The painful emotions this memory brought up were obvious on her face. Marie is a vegan for reasons of conscience, and she loves living things. It’s been years since she has so much as touched a blade of grass. She’s held in a cell block of twenty women, about half of whom are have severe emotional problems and are there because of disciplinary, violence, or escape issues. Several, such as Marie, are clearly political prisoners – Afffia Saddiqui, a Pakistani scientist accused of shooting at American soldiers who had detained her in Afghanistan; Ana Belen Montes, who spied for Cuba for a quarter of a century from within the ranks of the Department of Defense; a well-known Plowshares activist who robbed a bank and publicly burned the money. (Marie is not allowed to talk about the women she shares the block with, but their names are on the prison’s Wikipedia page, among other places.) Because the Carswell Admin Unit conditions exacerbate the problems so many of her block-mates have, they all spend much of their time on lockdown, basically in solitary.
One hour each day, she is let “outside” — basically a small concrete area surrounded by 20′ fences topped with triple-coiled razor wire, with the blazing Texas sun shining down from above. This is the closest she can come to communing with the natural world she has spent most of her adult life trying to save, in so many ways. Judging from the anecdotes she shares, that mostly involves insects now. She demonstrates a vast knowledge of the insect world, and an almost comical affection for these creatures. She tells Peter and I all about the differences between wasps, hornets, and different varieties of bees, and how you can tell they’re being affected by the pesticides the BOP sprays on the grass all the time. I’m reminded of stories of the Bird Man of Alcatraz, but it would be very unlikely for such a story to be repeated there at FMC Carswell, because the windows in their cells are made of thick plastic, no bars, no contact with the outside.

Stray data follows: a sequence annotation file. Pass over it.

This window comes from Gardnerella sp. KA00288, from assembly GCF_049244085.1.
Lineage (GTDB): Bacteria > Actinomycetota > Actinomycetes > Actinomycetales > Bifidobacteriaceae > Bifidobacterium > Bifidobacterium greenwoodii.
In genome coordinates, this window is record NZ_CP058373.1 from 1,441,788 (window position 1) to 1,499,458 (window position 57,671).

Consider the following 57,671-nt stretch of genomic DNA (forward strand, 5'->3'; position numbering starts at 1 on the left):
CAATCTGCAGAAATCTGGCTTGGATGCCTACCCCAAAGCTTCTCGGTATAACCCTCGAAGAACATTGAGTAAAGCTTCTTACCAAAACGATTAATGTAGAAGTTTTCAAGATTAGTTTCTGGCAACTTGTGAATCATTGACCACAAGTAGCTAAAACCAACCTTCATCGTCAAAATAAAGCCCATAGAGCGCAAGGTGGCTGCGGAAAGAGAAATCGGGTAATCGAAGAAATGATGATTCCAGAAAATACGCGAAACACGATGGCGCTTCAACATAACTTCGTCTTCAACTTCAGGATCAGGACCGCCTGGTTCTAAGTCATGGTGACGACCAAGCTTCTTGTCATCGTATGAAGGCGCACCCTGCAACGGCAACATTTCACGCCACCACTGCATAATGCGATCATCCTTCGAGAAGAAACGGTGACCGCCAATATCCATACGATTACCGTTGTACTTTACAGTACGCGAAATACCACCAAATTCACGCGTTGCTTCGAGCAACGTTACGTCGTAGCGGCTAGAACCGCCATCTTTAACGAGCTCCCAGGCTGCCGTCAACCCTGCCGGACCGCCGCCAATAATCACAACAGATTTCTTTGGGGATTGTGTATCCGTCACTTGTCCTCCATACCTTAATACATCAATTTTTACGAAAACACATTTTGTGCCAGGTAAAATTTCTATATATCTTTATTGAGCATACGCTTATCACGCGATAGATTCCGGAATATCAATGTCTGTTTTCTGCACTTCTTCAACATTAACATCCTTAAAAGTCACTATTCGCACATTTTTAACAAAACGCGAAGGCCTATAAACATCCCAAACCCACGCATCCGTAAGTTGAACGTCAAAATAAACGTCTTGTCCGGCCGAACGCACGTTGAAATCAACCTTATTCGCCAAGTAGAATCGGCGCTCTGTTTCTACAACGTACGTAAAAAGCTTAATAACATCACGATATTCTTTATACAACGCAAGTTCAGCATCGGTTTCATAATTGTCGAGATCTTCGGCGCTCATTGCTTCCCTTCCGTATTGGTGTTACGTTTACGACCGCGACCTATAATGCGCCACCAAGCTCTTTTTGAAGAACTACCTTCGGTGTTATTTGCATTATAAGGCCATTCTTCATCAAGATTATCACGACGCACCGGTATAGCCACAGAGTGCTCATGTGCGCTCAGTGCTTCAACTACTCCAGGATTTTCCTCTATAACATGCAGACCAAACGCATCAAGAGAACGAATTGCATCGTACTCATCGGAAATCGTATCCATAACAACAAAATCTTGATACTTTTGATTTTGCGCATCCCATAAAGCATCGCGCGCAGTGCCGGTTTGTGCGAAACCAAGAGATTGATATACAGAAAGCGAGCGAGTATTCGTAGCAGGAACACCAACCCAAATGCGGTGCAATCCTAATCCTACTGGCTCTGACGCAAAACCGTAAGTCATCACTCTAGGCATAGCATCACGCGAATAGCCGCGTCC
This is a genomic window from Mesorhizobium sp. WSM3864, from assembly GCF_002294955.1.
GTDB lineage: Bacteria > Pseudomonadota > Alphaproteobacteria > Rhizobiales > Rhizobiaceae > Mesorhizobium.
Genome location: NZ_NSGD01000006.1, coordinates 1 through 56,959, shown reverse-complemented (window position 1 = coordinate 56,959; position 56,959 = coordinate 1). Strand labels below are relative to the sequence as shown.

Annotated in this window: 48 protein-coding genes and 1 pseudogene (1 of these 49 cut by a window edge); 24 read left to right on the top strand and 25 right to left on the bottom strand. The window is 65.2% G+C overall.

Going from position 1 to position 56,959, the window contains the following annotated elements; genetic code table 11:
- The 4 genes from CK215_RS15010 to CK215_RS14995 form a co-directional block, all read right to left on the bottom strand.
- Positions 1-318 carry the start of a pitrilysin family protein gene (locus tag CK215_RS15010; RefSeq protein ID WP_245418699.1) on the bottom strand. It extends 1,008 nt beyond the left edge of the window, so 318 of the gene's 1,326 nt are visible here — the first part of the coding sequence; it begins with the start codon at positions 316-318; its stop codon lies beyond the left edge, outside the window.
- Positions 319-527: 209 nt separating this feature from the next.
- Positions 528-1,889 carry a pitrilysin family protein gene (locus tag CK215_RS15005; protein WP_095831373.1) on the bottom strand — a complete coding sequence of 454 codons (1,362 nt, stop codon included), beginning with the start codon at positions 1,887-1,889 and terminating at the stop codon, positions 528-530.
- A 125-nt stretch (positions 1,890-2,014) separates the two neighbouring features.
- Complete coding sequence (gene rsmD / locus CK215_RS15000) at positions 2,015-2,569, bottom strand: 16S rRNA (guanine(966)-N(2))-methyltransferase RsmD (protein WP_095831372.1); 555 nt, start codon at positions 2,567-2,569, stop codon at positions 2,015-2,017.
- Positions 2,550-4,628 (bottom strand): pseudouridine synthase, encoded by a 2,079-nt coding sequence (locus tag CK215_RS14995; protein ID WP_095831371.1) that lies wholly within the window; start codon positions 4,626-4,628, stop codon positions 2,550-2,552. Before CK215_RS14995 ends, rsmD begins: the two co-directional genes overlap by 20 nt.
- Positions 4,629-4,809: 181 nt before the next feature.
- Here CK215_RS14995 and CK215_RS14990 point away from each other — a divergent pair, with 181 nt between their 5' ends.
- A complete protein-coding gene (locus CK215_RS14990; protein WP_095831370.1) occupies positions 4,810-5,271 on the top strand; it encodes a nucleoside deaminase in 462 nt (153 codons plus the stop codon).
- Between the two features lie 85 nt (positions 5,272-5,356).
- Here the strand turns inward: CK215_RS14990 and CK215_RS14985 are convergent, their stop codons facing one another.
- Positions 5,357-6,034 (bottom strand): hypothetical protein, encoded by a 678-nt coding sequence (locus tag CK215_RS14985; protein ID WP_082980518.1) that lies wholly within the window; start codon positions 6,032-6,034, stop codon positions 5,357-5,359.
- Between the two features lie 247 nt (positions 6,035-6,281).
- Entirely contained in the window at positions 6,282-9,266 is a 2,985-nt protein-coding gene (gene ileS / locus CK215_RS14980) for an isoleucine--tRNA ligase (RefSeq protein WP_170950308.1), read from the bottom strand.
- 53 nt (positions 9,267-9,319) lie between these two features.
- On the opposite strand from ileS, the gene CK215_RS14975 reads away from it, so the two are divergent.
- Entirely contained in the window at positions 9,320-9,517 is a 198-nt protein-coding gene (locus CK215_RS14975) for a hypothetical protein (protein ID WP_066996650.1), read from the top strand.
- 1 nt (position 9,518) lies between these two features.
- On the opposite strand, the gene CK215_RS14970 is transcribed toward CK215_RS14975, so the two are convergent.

A question occurs to me that I never thought to ask Marie before. Her mother is German.
“Do you think your German heritage had any impact on your activism?”
“Yes,” she said immediately. Peter seemed a bit surprised.
“My grandfather was an architect. During the war he took a lot of risks to help people. Near the end of the war, when the Allies were advancing, the Nazis wanted my grandfather to blow up certain bridges, and fix other bridges, depending on who controlled different areas or looked like they were about to control different areas. So he blew up the ones he was supposed to fix, and didn’t blow up the ones he was supposed to blow up. He always said that when faced with a situation where those in power are doing terrible things, you can’t just stand idly by. You have to do something, even if there aren’t enough other people doing something, too.”
The conversation moves from one subject to another, and eventually returns to how we might phrase things on the Move Marie campaign brochure.
“As the brochure says,” she explains, “it’s bad in here. But it could be worse. There are worse prisons in the US. Conditions could be worse. I don’t want the emphasis to be just on me – no one should be held in these conditions.”
There are differences of opinion among members of the committee about what to emphasize. Some think the emphasis should be on the fact that Marie is a loving mother.
“Of course, I love my kids so much. And I’m so grateful that I didn’t get arrested until after they were more or less grown up. And I’m so grateful for all the support I have, which most of my fellow prisoners do not have. But I’m not just a loving mother who ended up in here by accident. I’m a revolutionary anarchist. I’m in here for following my conscience.”
It’s time to take Peter to the airport. It’s Sunday – his weekly radio show is that evening. We all hug good-bye. I’m sure I’ll be back within a few months – I’m one of the few friends of Marie’s who is able to make it to Texas on a somewhat regular basis, since I can line up gigs there and pay for the travel expenses that way. This was Peter’s first visit to Marie there, and his first visit to Texas, period. She recounts a long list of mutual friends Peter should say hello to on her behalf.
“Have a good trip to Austin,” she says to me. “Wish I could come to your gig.”
David Rovics is a singer/songwriter based in Portland, Oregon.